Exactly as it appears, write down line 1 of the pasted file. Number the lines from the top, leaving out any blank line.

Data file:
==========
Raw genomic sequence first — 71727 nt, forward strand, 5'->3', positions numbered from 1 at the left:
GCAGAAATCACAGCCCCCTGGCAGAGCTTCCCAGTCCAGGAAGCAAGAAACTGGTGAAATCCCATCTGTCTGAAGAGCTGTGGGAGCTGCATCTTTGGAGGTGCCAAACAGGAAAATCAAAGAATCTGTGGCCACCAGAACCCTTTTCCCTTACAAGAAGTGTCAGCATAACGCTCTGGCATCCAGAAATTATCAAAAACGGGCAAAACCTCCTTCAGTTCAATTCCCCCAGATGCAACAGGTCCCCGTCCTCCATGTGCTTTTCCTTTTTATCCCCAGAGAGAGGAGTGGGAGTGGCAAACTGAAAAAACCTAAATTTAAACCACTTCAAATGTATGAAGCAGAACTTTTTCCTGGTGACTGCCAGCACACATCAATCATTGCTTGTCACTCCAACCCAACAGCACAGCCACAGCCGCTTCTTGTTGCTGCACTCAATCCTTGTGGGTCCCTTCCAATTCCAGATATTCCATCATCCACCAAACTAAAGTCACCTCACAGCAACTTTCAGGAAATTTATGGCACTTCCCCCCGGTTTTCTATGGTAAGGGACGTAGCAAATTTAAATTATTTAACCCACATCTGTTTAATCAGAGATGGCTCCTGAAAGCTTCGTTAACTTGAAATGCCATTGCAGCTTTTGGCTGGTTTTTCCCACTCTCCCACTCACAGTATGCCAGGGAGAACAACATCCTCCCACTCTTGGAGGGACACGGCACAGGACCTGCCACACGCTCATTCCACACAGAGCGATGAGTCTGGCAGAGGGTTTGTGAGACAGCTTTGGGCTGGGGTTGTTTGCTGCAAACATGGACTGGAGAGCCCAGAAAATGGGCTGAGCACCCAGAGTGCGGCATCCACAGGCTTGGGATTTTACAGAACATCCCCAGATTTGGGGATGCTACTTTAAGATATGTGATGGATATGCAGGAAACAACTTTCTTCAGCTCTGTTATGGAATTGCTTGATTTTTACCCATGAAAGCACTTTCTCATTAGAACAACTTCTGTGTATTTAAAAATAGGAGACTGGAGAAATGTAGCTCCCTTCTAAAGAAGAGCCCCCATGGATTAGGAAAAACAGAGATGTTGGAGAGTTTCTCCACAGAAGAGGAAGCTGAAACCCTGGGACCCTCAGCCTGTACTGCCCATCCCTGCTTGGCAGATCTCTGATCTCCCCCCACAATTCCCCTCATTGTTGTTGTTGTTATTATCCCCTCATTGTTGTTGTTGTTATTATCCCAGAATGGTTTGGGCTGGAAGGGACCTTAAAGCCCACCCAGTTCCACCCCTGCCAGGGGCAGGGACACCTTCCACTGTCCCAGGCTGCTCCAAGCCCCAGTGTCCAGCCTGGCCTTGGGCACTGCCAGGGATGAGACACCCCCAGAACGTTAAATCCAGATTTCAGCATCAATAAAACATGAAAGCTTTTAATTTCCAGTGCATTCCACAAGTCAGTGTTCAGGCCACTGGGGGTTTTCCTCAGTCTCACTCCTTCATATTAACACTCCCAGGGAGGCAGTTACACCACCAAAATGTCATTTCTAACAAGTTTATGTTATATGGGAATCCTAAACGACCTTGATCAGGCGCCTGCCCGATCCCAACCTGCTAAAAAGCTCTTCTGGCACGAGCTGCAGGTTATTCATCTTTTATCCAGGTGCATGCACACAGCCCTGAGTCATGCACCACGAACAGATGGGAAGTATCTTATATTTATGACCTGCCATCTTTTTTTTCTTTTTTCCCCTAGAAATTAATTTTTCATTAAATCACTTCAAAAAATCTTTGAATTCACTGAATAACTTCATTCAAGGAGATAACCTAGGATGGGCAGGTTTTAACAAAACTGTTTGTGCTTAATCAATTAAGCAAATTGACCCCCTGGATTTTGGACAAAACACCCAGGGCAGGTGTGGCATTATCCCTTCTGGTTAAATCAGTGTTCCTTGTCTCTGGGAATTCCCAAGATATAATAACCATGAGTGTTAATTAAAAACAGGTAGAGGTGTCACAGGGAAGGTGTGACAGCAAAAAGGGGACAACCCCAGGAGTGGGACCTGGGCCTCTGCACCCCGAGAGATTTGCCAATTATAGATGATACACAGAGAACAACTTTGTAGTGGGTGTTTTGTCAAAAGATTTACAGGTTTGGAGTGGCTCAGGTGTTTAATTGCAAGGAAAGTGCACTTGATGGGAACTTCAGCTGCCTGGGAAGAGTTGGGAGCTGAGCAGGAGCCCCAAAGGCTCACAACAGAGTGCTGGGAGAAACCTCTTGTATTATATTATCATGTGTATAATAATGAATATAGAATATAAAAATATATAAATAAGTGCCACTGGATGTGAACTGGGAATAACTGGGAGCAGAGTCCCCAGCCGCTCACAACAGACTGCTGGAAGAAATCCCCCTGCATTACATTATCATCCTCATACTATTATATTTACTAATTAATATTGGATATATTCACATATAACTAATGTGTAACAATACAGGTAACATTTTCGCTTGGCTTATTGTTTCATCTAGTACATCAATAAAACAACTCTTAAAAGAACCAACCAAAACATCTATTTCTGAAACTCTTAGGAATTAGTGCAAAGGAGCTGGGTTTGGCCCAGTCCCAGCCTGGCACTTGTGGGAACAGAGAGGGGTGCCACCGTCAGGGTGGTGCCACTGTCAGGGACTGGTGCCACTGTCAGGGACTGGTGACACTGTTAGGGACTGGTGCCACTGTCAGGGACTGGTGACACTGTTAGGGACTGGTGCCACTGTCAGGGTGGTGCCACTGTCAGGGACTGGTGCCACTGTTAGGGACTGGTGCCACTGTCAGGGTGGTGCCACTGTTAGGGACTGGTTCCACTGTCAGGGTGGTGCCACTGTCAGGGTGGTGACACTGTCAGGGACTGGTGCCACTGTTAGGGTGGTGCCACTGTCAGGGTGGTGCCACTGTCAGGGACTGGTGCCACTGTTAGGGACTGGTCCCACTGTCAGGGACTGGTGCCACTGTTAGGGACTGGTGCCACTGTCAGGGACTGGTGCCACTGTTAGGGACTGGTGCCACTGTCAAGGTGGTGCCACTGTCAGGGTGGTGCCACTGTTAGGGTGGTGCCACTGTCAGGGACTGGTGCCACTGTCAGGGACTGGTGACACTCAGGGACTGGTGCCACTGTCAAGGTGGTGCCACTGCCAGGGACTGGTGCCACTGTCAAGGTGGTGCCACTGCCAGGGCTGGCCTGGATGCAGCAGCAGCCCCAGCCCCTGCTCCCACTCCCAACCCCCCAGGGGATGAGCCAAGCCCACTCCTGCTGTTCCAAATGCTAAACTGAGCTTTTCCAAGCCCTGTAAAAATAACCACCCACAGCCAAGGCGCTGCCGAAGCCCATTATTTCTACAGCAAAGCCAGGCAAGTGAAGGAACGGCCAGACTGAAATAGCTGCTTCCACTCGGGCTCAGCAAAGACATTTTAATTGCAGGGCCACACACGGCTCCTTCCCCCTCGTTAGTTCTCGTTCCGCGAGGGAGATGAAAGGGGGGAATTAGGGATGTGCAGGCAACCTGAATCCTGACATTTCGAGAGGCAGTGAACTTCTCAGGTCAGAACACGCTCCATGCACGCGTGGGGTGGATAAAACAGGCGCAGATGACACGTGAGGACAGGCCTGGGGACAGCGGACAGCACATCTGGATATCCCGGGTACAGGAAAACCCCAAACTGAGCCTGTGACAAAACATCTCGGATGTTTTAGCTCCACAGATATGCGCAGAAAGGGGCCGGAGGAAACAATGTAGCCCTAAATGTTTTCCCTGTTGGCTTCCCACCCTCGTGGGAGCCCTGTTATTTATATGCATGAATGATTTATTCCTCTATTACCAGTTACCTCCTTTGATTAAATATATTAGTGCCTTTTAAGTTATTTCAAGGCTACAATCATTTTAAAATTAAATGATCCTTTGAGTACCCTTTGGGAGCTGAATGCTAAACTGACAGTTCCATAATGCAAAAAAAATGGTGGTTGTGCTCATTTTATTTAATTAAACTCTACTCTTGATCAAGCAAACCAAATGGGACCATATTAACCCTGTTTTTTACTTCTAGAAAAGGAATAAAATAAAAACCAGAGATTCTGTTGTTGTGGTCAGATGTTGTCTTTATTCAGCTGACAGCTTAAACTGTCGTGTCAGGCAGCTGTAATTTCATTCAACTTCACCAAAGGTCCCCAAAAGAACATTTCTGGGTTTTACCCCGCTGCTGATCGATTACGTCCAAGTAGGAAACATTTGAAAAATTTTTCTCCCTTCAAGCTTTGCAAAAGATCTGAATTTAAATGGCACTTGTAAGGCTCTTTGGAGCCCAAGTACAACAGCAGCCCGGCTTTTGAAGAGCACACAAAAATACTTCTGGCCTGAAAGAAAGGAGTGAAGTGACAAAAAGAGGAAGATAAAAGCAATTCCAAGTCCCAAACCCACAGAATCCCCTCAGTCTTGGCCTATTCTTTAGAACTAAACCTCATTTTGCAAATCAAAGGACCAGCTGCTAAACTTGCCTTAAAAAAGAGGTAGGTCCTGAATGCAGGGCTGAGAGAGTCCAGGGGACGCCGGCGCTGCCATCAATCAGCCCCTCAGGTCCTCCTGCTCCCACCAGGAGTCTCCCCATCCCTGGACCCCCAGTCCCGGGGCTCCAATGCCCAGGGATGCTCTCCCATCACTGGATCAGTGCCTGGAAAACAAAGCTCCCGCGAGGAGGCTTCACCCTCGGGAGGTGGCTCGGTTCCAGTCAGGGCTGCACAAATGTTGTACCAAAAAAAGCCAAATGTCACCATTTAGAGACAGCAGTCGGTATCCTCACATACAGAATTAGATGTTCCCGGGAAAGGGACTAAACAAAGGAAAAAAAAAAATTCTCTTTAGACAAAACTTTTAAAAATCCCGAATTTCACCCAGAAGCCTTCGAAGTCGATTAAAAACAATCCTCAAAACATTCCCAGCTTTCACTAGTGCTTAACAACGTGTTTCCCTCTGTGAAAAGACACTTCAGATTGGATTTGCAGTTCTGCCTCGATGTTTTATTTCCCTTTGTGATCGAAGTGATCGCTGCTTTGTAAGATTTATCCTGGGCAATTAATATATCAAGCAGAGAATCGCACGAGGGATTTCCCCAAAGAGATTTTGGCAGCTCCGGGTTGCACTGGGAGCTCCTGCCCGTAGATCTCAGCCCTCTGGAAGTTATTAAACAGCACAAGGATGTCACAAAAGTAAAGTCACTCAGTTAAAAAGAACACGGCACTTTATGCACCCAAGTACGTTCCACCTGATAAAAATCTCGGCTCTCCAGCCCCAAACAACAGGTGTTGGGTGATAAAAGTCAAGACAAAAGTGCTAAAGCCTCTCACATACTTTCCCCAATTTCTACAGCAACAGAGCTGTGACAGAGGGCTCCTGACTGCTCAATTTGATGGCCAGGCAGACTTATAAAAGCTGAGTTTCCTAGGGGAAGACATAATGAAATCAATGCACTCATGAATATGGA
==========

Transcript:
Raw genomic sequence first — 71727 nt, forward strand, 5'->3', positions numbered from 1 at the left: